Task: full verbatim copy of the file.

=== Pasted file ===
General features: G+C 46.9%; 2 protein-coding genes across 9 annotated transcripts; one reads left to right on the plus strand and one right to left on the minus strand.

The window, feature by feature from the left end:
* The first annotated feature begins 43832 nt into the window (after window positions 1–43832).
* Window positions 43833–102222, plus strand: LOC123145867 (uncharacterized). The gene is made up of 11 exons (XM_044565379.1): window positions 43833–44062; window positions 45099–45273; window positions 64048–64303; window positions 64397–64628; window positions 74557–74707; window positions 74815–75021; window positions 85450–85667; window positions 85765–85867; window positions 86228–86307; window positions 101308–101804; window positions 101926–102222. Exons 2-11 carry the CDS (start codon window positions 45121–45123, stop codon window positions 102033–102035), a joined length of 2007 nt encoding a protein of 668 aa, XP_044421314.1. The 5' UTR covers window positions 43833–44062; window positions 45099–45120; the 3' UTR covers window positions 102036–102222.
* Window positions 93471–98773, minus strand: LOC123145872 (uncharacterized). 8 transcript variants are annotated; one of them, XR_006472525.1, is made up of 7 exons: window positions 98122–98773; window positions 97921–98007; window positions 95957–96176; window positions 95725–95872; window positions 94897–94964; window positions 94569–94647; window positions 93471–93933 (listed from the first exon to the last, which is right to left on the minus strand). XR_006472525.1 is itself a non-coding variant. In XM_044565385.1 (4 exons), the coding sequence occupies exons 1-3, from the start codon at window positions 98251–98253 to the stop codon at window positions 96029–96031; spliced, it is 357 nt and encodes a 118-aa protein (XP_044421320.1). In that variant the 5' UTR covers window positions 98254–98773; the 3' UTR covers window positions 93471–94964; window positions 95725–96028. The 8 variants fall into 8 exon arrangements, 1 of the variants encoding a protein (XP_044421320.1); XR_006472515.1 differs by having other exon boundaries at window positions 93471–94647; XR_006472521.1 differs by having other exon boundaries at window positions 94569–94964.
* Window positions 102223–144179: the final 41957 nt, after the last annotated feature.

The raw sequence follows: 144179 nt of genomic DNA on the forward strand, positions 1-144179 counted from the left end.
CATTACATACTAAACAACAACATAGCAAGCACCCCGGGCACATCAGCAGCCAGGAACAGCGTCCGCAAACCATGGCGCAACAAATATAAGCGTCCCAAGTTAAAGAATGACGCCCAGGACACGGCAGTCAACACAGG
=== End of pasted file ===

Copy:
General features: G+C 46.9%; 2 protein-coding genes across 9 annotated transcripts; one reads left to right on the plus strand and one right to left on the minus strand.

The window, feature by feature from the left end:
* The first annotated feature begins 43832 nt into the window (after window positions 1–43832).
* Window positions 43833–102222, plus strand: LOC123145867 (uncharacterized). The gene is made up of 11 exons (XM_044565379.1): window positions 43833–44062; window positions 45099–45273; window positions 64048–64303; window positions 64397–64628; window positions 74557–74707; window positions 74815–75021; window positions 85450–85667; window positions 85765–85867; window positions 86228–86307; window positions 101308–101804; window positions 101926–102222. Exons 2-11 carry the CDS (start codon window positions 45121–45123, stop codon window positions 102033–102035), a joined length of 2007 nt encoding a protein of 668 aa, XP_044421314.1. The 5' UTR covers window positions 43833–44062; window positions 45099–45120; the 3' UTR covers window positions 102036–102222.
* Window positions 93471–98773, minus strand: LOC123145872 (uncharacterized). 8 transcript variants are annotated; one of them, XR_006472525.1, is made up of 7 exons: window positions 98122–98773; window positions 97921–98007; window positions 95957–96176; window positions 95725–95872; window positions 94897–94964; window positions 94569–94647; window positions 93471–93933 (listed from the first exon to the last, which is right to left on the minus strand). XR_006472525.1 is itself a non-coding variant. In XM_044565385.1 (4 exons), the coding sequence occupies exons 1-3, from the start codon at window positions 98251–98253 to the stop codon at window positions 96029–96031; spliced, it is 357 nt and encodes a 118-aa protein (XP_044421320.1). In that variant the 5' UTR covers window positions 98254–98773; the 3' UTR covers window positions 93471–94964; window positions 95725–96028. The 8 variants fall into 8 exon arrangements, 1 of the variants encoding a protein (XP_044421320.1); XR_006472515.1 differs by having other exon boundaries at window positions 93471–94647; XR_006472521.1 differs by having other exon boundaries at window positions 94569–94964.
* Window positions 102223–144179: the final 41957 nt, after the last annotated feature.

The raw sequence follows: 144179 nt of genomic DNA on the forward strand, positions 1-144179 counted from the left end.
CATTACATACTAAACAACAACATAGCAAGCACCCCGGGCACATCAGCAGCCAGGAACAGCGTCCGCAAACCATGGCGCAACAAATATAAGCGTCCCAAGTTAAAGAATGACGCCCAGGACACGGCAGTCAACACAGG